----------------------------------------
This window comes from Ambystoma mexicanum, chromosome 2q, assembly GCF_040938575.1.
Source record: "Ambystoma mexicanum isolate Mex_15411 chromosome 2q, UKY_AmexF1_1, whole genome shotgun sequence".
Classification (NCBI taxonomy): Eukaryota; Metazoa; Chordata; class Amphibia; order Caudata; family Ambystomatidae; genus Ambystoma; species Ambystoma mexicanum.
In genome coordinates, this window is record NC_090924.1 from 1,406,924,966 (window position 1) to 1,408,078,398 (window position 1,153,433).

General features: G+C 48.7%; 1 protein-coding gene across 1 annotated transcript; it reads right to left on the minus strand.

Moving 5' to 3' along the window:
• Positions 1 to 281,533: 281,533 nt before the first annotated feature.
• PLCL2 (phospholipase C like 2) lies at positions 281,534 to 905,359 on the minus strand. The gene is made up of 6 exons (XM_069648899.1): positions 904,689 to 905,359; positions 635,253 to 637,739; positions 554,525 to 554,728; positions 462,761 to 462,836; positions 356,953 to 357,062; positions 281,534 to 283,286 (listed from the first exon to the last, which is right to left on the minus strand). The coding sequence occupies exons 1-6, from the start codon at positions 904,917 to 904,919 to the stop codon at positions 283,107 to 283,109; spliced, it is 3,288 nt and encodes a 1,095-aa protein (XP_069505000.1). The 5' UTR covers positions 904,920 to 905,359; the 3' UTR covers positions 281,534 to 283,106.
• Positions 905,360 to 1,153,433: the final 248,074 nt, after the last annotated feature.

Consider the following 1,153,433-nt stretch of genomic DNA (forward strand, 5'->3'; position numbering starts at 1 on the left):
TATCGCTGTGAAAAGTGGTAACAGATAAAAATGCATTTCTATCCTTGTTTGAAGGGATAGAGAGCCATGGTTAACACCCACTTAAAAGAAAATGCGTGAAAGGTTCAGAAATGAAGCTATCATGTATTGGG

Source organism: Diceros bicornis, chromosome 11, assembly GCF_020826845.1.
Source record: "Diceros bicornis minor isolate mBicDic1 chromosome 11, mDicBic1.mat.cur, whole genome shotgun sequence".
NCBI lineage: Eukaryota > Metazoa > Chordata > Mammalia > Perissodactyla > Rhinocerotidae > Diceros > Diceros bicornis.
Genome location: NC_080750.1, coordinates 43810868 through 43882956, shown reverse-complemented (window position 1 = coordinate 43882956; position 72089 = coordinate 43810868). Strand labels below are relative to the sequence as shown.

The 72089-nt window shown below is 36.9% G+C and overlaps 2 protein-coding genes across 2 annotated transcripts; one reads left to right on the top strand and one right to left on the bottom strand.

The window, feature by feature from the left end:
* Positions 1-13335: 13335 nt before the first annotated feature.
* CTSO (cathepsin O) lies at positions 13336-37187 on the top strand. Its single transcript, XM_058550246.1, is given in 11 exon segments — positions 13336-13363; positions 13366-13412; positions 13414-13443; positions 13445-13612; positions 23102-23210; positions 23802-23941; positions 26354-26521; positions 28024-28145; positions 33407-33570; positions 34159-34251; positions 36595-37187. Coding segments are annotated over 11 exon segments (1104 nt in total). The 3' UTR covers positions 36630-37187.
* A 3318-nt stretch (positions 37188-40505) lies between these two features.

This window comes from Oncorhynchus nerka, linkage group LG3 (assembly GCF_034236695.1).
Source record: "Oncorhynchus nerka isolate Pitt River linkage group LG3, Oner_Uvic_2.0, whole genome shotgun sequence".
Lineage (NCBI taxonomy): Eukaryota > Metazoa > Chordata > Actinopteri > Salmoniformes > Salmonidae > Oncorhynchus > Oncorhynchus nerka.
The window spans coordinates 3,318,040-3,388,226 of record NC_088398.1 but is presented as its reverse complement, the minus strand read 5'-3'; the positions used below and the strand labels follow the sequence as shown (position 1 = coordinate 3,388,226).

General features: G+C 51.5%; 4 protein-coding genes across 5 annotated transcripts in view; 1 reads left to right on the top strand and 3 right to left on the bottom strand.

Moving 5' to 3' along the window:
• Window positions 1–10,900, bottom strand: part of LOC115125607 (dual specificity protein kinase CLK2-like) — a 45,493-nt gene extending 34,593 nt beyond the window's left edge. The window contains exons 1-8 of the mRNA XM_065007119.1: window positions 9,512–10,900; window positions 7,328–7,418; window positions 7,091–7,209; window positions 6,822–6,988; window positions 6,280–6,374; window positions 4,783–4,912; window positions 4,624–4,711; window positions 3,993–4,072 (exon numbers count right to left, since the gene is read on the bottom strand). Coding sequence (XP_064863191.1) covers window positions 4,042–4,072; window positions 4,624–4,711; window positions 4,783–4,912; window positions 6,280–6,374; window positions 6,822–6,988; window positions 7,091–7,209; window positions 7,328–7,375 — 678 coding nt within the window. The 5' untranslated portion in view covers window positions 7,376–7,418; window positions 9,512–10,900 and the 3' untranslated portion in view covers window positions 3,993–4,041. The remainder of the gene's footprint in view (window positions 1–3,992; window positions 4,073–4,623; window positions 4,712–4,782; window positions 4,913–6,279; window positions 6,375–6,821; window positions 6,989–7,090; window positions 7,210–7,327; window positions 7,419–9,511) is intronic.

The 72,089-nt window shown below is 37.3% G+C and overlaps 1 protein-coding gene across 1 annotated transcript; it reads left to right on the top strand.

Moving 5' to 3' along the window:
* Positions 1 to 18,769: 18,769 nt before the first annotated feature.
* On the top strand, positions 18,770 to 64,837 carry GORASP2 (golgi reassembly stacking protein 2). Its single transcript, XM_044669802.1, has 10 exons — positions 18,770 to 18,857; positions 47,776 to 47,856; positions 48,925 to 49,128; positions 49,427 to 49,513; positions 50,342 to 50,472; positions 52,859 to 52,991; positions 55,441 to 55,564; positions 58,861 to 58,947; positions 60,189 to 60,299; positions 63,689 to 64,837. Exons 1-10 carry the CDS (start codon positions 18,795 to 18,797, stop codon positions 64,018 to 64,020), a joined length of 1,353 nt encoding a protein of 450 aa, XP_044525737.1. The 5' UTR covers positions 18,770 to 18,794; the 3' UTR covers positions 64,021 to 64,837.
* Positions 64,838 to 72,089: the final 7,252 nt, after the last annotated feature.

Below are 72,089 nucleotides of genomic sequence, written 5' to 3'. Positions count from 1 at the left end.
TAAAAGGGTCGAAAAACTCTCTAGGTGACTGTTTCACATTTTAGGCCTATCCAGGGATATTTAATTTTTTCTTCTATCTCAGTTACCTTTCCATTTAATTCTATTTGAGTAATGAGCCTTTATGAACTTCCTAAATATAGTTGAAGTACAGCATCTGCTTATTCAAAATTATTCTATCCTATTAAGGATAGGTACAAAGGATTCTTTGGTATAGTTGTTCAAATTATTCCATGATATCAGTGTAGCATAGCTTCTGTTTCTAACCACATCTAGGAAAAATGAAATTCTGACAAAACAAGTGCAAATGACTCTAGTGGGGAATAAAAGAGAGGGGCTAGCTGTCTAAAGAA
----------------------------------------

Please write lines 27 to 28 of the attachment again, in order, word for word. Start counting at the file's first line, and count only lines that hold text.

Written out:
• Window positions 1–10,900, bottom strand: part of LOC115125607 (dual specificity protein kinase CLK2-like) — a 45,493-nt gene extending 34,593 nt beyond the window's left edge. The window contains exons 1-8 of the mRNA XM_065007119.1: window positions 9,512–10,900; window positions 7,328–7,418; window positions 7,091–7,209; window positions 6,822–6,988; window positions 6,280–6,374; window positions 4,783–4,912; window positions 4,624–4,711; window positions 3,993–4,072 (exon numbers count right to left, since the gene is read on the bottom strand). Coding sequence (XP_064863191.1) covers window positions 4,042–4,072; window positions 4,624–4,711; window positions 4,783–4,912; window positions 6,280–6,374; window positions 6,822–6,988; window positions 7,091–7,209; window positions 7,328–7,375 — 678 coding nt within the window. The 5' untranslated portion in view covers window positions 7,376–7,418; window positions 9,512–10,900 and the 3' untranslated portion in view covers window positions 3,993–4,041. The remainder of the gene's footprint in view (window positions 1–3,992; window positions 4,073–4,623; window positions 4,712–4,782; window positions 4,913–6,279; window positions 6,375–6,821; window positions 6,989–7,090; window positions 7,210–7,327; window positions 7,419–9,511) is intronic.

The 72,089-nt window shown below is 37.3% G+C and overlaps 1 protein-coding gene across 1 annotated transcript; it reads left to right on the top strand.